Section 224(1) of the Insurance Act states that a vehicle is considered to be an “automobile” if prescribed by regulation to be an automobile, which golf carts are not; or if the vehicle is considered a “motor vehicle” and is required to be insured.  With respect to the latter, section 1(1) of the Insurance Act defines “motor vehicle” as “any other vehicle propelled or driven otherwise than by muscular power, which golf carts are.  These findings led Adjudicator Sewrattan to one final basic question: whether the subject golf cart was required to be insured at the time of the subject accident.

Section 2 of the Compulsory Automobile Insurance Act states that a motor vehicle must be insured if it operates on a “highway”, which the Compulsory Automobile Insurance Act defines as including “a common and public highway, street, avenue, parkway, driveway, square, place, bridge, viaduct or trestle, any part of which is intended for or used by the general public for the passage of vehicles and includes the area between the lateral property lines thereof”.   Adjudicator Sewrattan found that the subject property was private and was not a “common and public” driveway, a finding with which this author disagrees based on the driveway’s ordinary use by members of the golf club walking from the club house to the parking lot.  The placement of the accident as adjacent to a shed is not relevant if members walk near that area, which they clearly do.  In the end, Adjudicator Sewrattan held that the subject golf cart did not meet the definition of “highway” in the Highway Traffic Act and that it fails the test set out in Grummett.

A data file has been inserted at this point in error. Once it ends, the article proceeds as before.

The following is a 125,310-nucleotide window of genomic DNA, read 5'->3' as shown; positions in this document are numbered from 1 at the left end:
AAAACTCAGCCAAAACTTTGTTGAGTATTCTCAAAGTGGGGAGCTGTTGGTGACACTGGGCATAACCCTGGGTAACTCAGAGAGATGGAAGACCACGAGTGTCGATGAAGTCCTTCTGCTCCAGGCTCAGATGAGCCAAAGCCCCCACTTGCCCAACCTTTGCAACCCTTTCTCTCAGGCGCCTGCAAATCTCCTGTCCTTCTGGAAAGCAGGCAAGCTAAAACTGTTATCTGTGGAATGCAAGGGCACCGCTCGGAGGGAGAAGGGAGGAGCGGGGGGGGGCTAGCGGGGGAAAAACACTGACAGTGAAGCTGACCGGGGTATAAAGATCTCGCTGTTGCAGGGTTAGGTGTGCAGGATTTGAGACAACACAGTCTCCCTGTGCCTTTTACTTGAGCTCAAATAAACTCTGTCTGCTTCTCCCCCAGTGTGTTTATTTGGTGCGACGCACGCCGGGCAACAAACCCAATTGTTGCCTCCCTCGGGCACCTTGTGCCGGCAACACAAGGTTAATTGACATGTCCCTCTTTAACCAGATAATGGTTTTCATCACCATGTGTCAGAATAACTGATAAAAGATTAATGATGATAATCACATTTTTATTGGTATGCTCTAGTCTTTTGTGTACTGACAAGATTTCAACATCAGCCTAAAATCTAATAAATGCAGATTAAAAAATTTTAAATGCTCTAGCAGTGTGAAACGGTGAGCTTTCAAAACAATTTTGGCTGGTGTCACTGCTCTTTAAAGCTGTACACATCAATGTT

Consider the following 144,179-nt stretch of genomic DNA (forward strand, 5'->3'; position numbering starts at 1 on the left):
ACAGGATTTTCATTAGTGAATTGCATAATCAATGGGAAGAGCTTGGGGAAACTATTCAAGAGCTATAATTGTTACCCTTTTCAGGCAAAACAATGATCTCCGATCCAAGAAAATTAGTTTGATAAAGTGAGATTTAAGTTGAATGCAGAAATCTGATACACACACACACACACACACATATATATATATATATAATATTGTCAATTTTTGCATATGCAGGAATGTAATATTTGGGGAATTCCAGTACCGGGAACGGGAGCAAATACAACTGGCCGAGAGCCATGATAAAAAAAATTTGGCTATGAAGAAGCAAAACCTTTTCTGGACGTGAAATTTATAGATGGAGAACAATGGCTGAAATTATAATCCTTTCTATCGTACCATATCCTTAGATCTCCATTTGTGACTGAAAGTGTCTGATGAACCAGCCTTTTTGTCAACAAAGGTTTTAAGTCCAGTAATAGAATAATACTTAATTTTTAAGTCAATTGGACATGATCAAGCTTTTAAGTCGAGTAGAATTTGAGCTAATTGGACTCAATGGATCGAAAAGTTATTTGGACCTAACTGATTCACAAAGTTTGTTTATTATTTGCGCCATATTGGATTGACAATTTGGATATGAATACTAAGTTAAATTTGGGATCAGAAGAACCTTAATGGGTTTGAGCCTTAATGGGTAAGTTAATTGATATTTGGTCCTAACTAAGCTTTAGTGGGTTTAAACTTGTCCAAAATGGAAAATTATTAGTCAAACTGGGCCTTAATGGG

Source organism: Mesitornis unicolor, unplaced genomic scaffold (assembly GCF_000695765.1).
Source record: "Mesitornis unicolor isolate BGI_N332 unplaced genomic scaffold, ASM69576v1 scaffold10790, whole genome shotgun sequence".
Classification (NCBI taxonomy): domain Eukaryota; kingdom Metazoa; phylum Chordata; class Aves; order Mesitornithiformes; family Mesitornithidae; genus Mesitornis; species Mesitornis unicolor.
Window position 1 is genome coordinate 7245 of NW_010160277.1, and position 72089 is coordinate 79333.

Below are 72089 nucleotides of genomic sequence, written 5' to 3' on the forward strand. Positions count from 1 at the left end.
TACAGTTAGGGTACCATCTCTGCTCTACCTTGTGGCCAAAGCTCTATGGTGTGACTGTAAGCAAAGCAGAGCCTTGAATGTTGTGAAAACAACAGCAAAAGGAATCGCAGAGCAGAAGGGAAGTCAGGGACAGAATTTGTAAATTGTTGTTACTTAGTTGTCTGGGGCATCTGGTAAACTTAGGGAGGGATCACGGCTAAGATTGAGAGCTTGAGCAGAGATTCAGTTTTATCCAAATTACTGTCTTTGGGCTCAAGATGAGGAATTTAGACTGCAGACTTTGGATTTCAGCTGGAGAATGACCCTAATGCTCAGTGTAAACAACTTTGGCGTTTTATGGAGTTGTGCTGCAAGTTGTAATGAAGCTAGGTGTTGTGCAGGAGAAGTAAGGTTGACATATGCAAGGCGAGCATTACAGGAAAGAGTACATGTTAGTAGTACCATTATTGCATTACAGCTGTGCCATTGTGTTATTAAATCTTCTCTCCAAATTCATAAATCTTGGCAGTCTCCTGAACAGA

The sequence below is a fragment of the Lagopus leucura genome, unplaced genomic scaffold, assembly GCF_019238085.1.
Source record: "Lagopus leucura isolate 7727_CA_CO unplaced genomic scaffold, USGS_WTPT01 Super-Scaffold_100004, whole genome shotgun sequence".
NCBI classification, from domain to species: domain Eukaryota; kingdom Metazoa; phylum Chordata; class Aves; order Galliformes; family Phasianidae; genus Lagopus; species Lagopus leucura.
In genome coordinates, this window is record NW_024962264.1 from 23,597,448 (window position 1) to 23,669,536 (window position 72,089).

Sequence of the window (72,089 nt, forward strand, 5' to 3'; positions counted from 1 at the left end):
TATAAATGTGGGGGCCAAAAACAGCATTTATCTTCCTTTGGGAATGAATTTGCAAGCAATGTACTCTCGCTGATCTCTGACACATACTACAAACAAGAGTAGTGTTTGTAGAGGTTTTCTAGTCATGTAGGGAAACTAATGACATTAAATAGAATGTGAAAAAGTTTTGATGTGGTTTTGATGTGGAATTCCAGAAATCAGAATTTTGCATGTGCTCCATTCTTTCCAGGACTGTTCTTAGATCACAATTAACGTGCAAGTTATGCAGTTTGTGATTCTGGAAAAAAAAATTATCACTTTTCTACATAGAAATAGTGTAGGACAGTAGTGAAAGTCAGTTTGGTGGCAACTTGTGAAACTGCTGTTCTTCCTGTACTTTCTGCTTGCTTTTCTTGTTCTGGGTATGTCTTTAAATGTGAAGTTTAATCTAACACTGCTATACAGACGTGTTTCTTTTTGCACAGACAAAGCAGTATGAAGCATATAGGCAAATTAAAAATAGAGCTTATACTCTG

Arbitrator Sewrattan stated at paragraph 24 that “The driveway is intended for use by a limited population of golf course patrons and employees”.   Would the LAT have decided the case differently if the golf cart struck a motorist who made a wrong turn and pulled into the parking lot to ask for directions?  How about a guest to the club on a guest tournament day, when guests are invited in?  What about if the golf cart struck a pedestrian only one inch removed from the driveway to the golf club’s parking lot?  What about if the golf club was a public course?  What if the subject golf club had 10,000 members?  Although these are unusual and unique hypotheticals, this author poses these questions to highlight the flaw in the interpretation of the relevant legislation set out above.  The flaw exists because in each hypothetical, accident benefits coverage would have been available and the test in Grummett would have been met.  These different scenarios share many similarities with the fact pattern at issue, although none are entirely on point.  There is a public policy concern in extending coverage to the persons described in the above hypotheticals and not the applicant in the claim at bar.  Beyond this public policy argument, however, this author is not convinced that a golf cart is not an “automobile” in the ordinary sense of the word, especially given that it is a vehicle that propels or drives otherwise than by muscular power

Read the full decision [PDF]
Steven Glowinsky
Written by

Steven Arie Glowinsky was called to the Ontario Bar in 2010 and is an associate at Pace Law Firm in Toronto, ON.